Margaret Thatcher famously used the Royal ‘we’ when son Mark’s wife gave birth.
We are a grandmother of a different sort; and I accidentally killed the little blighters. About forty of them.
The Hub’s Kribensis gave birth. An Albino Kribensis at that. The Hub likes Kribensis because they care for their young instead of giving them a twelve-hour head start and then eating them. He bought a special spawning net for a nursery, because the other fish don’t respect babydom when there’s the chance of a good meal. The net floats near the top and is attached to the glass by suction pads. The Hub is soppy over his fish.
When I put on the tank light the other morning, two of the Siamese Fighters appeared to be trapped between the tank wall and the net. Fish need to keep swimming to breathe, something to do with the movement and the water creating their oxygen. Here endeth the science lesson.
I pulled the net away and prodded the Fighters to make sure they were still alive. They swam away in a huff. The Hub told me later that they don’t need to move as much as most fish and like to snuggle in that space from time to time.
I was rather pleased with my act of charity. The net frame had come away from the suction pads but it still floated so I didn’t wake the Hub to fix it.
The Hub came downstairs a little later and did his usual fussing over the tanks, talking the baby talk he reserves for his millions of little fishies in his five – yes, five – tanks. He got to the big tank last and exploded with angst-ridden rage: in the
nursery net he found a bloated Siamese Fighter, licking its lips and smiling smugly.
I don’t know why it was so smug – it missed the two baby Kribensis hiding in the corner.
It transpired that the nursery net had somehow come away from the suction pads and sunk just enough for the Siamese Fighter to jump in and participate in some fine dining.
I confess, I blanched. I considered packing my handkerchief and stick and running away to the circus. All that stopped me is that I don’t have a handkerchief big enough for my Malteser stash.
I blanched again. I confessed. I told my sorry story of mistaken heroics to the Hub, and he forgave me. He’s like that. It’s so annoying.
Several days later, I decided it was time to put the kitchen voile back up on the window. I took it down for the Christmas lights and, once washed, stuck it in the ironing cupboard.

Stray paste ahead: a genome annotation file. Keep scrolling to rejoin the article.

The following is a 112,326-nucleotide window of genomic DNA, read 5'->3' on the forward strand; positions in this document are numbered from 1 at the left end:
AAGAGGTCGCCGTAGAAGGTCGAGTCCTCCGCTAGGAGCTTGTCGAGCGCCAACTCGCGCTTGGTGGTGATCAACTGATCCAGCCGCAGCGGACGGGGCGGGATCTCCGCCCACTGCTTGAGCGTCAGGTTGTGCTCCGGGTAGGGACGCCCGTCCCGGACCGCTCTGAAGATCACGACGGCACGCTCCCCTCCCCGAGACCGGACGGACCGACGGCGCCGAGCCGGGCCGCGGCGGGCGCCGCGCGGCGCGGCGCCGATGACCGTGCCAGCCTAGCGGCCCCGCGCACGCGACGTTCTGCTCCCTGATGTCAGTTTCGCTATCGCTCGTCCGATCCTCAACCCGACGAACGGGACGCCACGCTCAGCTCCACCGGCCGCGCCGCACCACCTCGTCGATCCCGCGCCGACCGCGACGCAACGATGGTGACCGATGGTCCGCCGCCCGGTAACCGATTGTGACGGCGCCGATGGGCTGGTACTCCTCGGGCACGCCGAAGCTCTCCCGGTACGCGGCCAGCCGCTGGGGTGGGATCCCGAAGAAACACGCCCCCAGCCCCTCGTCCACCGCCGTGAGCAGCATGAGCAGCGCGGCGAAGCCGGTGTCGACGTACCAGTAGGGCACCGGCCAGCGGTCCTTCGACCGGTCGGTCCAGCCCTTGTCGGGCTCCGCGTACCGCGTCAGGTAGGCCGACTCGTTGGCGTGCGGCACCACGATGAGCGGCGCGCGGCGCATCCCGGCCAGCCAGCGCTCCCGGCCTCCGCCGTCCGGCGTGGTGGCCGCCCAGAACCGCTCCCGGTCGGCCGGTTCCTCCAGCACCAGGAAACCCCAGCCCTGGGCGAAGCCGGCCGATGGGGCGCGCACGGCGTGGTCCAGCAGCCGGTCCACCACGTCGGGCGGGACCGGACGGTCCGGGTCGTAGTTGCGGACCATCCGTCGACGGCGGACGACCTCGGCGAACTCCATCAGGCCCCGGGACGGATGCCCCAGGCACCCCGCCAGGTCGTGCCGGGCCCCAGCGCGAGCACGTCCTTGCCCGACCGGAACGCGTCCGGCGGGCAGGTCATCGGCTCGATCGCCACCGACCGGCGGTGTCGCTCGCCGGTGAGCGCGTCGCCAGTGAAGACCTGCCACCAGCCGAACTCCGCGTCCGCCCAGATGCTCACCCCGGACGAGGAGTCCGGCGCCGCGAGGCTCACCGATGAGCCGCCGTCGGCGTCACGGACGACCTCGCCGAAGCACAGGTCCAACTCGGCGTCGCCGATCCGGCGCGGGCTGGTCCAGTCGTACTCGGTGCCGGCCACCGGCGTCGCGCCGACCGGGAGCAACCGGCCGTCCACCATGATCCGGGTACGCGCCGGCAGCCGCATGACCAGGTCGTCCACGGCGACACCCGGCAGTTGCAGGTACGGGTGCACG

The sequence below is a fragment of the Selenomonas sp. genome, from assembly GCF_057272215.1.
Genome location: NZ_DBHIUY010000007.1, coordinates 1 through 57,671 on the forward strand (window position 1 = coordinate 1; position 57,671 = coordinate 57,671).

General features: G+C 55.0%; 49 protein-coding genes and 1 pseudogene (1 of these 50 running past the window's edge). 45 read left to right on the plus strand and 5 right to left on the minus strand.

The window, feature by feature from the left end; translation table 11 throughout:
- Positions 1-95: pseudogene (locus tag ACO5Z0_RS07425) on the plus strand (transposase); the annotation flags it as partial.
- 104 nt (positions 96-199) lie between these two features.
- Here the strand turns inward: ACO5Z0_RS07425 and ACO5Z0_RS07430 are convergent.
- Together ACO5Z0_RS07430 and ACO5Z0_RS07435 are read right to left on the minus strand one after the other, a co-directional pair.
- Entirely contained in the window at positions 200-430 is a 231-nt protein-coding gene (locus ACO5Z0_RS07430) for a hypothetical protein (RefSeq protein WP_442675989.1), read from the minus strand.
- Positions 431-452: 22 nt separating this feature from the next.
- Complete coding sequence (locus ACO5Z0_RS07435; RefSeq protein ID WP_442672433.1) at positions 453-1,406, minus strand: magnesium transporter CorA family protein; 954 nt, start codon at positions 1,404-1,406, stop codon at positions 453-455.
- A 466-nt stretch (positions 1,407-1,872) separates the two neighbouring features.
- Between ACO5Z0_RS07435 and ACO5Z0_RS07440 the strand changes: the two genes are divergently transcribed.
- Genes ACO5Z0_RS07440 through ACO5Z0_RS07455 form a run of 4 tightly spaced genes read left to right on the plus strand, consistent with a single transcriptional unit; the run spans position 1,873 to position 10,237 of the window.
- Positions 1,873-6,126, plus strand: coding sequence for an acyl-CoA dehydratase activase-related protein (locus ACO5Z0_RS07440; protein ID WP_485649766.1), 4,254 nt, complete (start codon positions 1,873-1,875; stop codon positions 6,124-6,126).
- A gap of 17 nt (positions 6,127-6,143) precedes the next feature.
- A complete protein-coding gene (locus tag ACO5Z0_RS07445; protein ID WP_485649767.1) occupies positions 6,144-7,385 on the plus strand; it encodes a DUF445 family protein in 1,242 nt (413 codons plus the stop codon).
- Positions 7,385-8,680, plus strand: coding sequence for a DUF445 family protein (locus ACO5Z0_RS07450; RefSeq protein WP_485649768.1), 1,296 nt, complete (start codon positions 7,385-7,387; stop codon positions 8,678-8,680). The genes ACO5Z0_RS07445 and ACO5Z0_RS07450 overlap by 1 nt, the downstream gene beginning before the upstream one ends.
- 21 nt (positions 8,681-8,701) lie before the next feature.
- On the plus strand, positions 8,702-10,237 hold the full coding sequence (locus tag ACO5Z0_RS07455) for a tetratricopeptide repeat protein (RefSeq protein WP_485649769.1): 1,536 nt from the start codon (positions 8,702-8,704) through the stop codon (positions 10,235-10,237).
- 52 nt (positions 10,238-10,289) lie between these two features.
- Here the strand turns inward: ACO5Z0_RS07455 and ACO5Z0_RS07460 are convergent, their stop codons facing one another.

The ironing cupboard holds the iron (three of them, for no reason that I can fathom; I’ve no idea where the other two came from), several tons of clean washing (always, no matter how much ironing I do which, okay, isn’t a lot, but even so…), bits of material that we kept from the many, many costumes our kids have worn on school activity days (Obi-Wan Kanobe? Here’s an old brown blanket and a bit of Hub wizardry. Punk rocker? Let us just zip one up), sundry items like the sewing kit (never sewed anything), silver polish (never polished anything) and kitchen roll (never rolled around the kitc…oh, wait…blush).
I picked up the voile; it was rather small. There was another piece, also rather small. I put the two pieces together – talking of pieces, in church on Sunday, our vicar got the biggest laugh of the morning when the congregation read on the overhead projector, The piece of the Lord be always with you. We wondered which piece it was – I put the two pieces together and there was a huge hole in the centre.
I’d no idea what had happened but I knew who to blame. I didn’t want to rollick him when he had just woken up so I left a heart-shaped note and a snippet of voile stuck to the Hub’s mug when I took him his coffee. It read: I love you but you are in BIG trouble.
He was pretty sheepish when he came downstairs because he realised what he’d done. His explanation was that, when the Kribensis gave birth, his little catching net broke, it was late at night, and he needed to repair it quickly so that the other fish wouldn’t eat the babies. He went in the ironing cupboard, found what he thought was a bit of spare material (what? From the time one of the boys played a bride?) and the rest is history…
I haven’t forgiven him yet. He finds that so annoying.